Amateur radio, otherwise known as ham radio, is a term that developed in the 19th century in the early days of radio broadcast. So what does ham radio stand for? There are a few theories on the origin of the term, but the most credible suggests that the term is an acronym for the first amateur wireless stations operated by some amateurs of the Harvard Radio Club. They were Albert Hyman, Bob Amly, and Poogie Murray - thus giving us “HAM”. Like other wireless technologies, ham radio uses the power of electromagnetic radiation to send voices, Morse code, and digital data with the help of transmitters, receivers, and antennas.
HAM Radio Users
Radio Amateurs (aka "Hams") come from all walks of life and use radios for a number of different things, including personal recreation, emergency services, contesting, radiosport, and education. Hams have been around for years, as have CB-ers and other radio enthusiasts. But over time, many of the bands that these folk use for communication have been plagued by difficulties. Noise generated by wall adapters, broadband running over power lines, along with other sources, have made the shortwaves, in particular, a challenge on which to operate.
The proliferation of home devices, increasing the need for more power outlets to charge or run them further complicates the situation. All of these factors add up to a lot of background hash - this has become a significant issue for many radio users using ‘traditional’ radio.
Coupled with the fact that the usual method of long-distance propagation for signals for these guys (typically via the ionosphere) has not been ‘playing ball’ over recent years, it's sad to realize that many have been curtailing their radio hobby activities or even giving it up altogether.
How Radio Enthusiasts Use Zello
Zello however is proving of great interest…
While still using radio in some form (cellular data or WiFi), Zello is acting as a kind of ‘platform’ upon which radio enthusiast groups can build their own communities.
- CB-ers can create a set of Zello channels for CB-style usage, with their own brand of language
- Radio Amateurs have made discrete channels open to licensed Hams only - they run exactly along the lines of worldwide Amateur protocols
- Radio Clubs have created private channels for members only, and so on
One of the most successful network of channels has been one that has deliberately taken an ‘open’ ethos to radio hobbyists from all backgrounds.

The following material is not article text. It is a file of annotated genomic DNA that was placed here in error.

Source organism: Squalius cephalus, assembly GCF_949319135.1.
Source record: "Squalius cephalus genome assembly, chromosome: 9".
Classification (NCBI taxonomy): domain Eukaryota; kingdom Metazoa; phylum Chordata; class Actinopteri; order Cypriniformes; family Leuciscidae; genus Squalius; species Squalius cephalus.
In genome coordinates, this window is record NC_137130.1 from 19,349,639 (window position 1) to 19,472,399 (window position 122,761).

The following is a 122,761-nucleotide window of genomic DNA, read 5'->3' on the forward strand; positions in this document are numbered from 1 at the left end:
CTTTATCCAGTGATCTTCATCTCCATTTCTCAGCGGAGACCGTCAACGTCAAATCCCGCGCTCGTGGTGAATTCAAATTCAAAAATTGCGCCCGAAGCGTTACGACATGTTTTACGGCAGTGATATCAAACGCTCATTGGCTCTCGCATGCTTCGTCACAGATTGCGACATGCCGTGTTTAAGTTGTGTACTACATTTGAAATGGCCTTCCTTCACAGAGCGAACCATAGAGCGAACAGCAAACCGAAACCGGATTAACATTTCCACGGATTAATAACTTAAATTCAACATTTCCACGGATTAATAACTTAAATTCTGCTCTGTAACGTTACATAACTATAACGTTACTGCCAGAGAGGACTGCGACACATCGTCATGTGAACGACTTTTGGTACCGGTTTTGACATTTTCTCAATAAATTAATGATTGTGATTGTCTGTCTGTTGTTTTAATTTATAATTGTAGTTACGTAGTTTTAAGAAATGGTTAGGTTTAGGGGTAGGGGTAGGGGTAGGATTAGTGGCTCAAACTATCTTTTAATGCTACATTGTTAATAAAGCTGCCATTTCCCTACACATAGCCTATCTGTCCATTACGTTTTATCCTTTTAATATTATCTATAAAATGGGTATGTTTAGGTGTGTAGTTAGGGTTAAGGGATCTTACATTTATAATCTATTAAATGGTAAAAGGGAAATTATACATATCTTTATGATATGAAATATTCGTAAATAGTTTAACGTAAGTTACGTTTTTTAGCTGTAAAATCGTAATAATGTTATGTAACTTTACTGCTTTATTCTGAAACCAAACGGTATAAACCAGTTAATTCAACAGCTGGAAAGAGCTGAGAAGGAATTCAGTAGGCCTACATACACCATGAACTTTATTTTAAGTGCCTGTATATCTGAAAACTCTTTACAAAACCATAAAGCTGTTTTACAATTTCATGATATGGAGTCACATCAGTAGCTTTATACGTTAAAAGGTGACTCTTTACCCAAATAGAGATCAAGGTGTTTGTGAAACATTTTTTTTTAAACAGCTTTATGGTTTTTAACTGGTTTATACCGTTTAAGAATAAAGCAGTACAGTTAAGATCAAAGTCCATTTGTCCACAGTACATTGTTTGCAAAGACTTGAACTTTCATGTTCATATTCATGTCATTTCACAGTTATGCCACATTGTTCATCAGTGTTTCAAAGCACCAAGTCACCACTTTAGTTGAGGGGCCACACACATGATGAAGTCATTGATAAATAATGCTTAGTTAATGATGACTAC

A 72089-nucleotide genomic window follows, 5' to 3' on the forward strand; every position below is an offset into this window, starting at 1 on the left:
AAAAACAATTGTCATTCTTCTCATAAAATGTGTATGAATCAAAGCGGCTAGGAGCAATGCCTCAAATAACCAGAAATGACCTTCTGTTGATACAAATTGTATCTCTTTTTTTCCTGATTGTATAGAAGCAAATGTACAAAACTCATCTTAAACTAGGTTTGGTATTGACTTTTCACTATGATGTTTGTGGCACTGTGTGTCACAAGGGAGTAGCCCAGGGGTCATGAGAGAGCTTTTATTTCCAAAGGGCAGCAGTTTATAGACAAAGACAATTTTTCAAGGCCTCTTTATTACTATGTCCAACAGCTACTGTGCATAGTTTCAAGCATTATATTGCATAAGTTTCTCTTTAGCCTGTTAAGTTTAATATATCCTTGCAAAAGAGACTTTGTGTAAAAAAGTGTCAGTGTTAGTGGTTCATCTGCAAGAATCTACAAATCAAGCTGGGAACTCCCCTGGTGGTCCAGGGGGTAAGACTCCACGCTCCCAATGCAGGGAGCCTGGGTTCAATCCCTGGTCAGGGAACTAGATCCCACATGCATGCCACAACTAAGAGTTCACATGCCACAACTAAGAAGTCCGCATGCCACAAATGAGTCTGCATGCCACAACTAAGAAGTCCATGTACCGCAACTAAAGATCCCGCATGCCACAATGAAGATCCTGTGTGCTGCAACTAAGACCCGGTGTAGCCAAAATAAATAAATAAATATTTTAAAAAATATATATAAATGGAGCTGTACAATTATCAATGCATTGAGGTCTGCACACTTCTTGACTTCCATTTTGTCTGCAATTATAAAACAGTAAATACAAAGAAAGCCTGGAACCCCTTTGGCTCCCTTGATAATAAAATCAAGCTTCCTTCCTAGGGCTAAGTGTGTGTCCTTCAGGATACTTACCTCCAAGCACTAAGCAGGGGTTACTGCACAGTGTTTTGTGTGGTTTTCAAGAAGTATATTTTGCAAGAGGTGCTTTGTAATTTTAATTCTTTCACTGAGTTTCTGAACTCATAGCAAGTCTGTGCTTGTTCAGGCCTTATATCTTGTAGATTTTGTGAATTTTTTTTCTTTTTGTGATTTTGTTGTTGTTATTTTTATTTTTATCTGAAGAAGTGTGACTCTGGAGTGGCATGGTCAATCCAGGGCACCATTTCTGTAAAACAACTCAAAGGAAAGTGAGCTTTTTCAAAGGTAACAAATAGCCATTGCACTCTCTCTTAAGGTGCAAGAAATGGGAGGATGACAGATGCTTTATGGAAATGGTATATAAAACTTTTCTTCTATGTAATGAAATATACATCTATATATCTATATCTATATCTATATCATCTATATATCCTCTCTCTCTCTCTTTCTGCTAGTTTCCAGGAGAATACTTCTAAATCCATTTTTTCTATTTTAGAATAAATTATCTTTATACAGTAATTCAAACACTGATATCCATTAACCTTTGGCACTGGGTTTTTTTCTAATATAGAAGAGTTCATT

The ‘Network Radios’ main channel, https://zello.com/networkradio, was created by Karl Hobson (G1YPQ) in January 2018. It has seen phenomenal growth, with around 8500 subscribers, and over 4000 of those users were trusted within the last 9 months! In addition to the main channel, there are six other related Network Radios channels to choose from. You can find and add any or all the channels by searching with the keywords “Network Radios” in the Add Channel function.
Channel subscribers are mainly made up of licensed Hams (around 90% of users) operating with Amateur protocols, but the channels welcome radio hobbyists of all backgrounds.
The remaining 10% or so unlicensed folks are encouraged to use a call sign of their choosing. You can also register for an NR callsign (e.g. NR 234) to use with the channel - a register is kept by the admins and moderators to avoid duplication.
Why Radio Enthusiasts Use Zello
The Moderation team on Network Radio channels have a mix of thoughts as to why the channels are so popular…
- Users are universally expected to be polite, using Amateur protocols with callsigns of some kind
- The ‘inclusive ethos’ means there is little elitism present, something often found on Amateur Radio bands
- Most users are ‘on board’ with that ethos, and work well to protect it - it’s not just down to moderators to police the channels - users report issues regularly too
- Bad language is stamped on - you can expect to be bounced or blocked quickly
- Even if you ‘misbehave’ overnight, the admin team listens to recordings on the next day and can block people retrospectively
- Although an 18+ label applies for speaking, the content is deemed ‘family-friendly’ and under-18s are often listening
- The Moderation team is highly motivated and committed to making the channels work.
There are doubtless other reasons too, but when a family feels it’s OK to have these channels on in the house or car, word-of-mouth seems to spread that something good is happening in Zello. It encourages people to listen in and maybe even join in the talk too!
What can we learn from all this?
Zello channels already work really well for all kinds of private uses - but once you are in the public domain, you really need a committed moderation team to run them to the highest standard.
Moderation tools are something traditional radio is very poor at, but at which Zello excels.
I know the Network Radios guys have lots of ideas to offer the team at Zello too, so maybe some future improvements to the platform may even come from users themselves. The folks at Zello are very open to that, I know!
But perhaps the most important thing to learn is simply this: If you use Zello channels with a modicum of respect, you will in all likelihood get respect back, and that communicating via speech is one thing that all humans excel at!